Each computing system 370 similarly includes a CPU 374, various I/O devices 372, storage 376, and memory 380. In the illustrated embodiment, a machine manager module 382 is executing in memory 380 in order to manage the execution of one or more other programs 384 on the computing system for the program execution service, such as on behalf of customers of the program execution service. In some embodiments, some or all of the computing systems 370 may host multiple virtual machines. If so, each of the executing programs 384 may be an entire virtual machine image (e.g., with an operating system and one or more application programs) executing on a distinct hosted virtual machine. The machine manager module may similarly be executing on another hosted virtual machine, such as a privileged virtual machine that is able to monitor the other hosted virtual machines. In other embodiments, the executing program instances 384 and the machine manager module 382 may execute as distinct processes on a single operating system (not shown) executed on computing system 370. Thus, in this example embodiment, the capabilities of the program execution service are provided by the interactions of system manager 350 and the machine manager modules 382 that communicate via network 386 to jointly manage the distribution, acquisition and execution of programs on the computing systems being managed.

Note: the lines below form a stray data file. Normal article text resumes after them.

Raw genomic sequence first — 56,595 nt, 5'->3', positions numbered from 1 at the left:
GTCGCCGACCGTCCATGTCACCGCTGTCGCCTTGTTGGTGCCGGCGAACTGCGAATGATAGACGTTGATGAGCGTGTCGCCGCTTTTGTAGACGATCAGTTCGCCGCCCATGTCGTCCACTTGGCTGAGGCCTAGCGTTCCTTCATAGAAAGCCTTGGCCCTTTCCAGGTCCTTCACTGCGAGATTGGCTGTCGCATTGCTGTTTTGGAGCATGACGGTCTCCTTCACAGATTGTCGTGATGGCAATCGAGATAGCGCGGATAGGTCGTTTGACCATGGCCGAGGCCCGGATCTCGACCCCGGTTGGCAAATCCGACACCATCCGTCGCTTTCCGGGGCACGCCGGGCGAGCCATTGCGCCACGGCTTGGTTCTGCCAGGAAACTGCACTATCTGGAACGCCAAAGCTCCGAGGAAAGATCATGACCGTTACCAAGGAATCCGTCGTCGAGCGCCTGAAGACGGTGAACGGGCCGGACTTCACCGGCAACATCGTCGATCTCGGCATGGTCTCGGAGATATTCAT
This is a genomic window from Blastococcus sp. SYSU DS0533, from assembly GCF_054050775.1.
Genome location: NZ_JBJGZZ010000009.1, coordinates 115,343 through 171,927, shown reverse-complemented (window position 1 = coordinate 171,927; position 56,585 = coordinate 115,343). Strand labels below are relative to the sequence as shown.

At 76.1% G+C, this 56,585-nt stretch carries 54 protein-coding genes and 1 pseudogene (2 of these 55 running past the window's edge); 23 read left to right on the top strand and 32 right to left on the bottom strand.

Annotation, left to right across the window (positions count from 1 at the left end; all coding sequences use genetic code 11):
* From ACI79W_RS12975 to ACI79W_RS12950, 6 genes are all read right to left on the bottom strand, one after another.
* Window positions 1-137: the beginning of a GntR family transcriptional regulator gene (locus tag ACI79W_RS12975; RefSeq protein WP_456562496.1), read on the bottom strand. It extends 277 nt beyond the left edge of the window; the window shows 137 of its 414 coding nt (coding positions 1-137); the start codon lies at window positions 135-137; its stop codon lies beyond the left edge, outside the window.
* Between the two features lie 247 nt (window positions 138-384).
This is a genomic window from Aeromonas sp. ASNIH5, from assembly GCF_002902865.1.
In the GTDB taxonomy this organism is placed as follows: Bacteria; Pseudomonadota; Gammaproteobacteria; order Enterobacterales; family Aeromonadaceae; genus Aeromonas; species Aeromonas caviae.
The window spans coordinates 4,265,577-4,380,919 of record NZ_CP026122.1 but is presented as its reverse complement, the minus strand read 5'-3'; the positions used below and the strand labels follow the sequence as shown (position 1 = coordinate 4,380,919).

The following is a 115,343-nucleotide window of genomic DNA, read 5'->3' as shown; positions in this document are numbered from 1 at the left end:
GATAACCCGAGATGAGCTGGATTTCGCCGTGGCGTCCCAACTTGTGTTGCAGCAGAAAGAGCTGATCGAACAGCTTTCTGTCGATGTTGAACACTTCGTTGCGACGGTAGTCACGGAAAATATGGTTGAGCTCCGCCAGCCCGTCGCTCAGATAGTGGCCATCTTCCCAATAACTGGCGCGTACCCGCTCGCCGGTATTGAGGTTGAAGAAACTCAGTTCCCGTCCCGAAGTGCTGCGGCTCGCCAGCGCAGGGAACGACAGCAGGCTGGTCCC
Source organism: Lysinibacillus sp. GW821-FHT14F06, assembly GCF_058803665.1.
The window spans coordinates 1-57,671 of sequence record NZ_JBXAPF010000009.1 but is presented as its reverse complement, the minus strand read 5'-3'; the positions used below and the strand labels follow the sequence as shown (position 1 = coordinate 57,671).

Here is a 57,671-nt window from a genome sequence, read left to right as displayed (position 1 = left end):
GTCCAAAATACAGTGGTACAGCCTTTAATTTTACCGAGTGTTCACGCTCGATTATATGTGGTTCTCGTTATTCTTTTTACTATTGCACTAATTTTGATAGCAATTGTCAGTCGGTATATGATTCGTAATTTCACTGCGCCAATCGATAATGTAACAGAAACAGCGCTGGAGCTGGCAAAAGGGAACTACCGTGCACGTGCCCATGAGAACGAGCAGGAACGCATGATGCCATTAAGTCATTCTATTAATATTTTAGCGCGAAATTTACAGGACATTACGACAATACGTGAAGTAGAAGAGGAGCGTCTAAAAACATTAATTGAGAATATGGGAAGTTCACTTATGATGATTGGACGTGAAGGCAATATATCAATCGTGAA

It will be appreciated that computing systems such as computing systems 300 and 370 are merely illustrative and are not intended to limit the scope of the present invention. Computing systems 300 and 370 may be connected to other devices that are not illustrated, including network accessible database systems or other data storage devices. More generally, a computing machine or computing system or data storage system may comprise any combination of hardware or software that can interact and perform the described types of functionality, including without limitation desktop or other computers, database servers, network storage devices and other network devices, PDAs, cellphones, wireless phones, pagers, electronic organizers, Internet appliances, television-based systems (e.g., using set-top boxes and/or personal/digital video recorders), and various other consumer products that include appropriate inter-communication capabilities. In addition, the functionality provided by the illustrated system modules may in some embodiments be combined in fewer modules or distributed in additional modules. Similarly, in some embodiments the functionality of some of the illustrated modules may not be provided and/or other additional functionality may be available.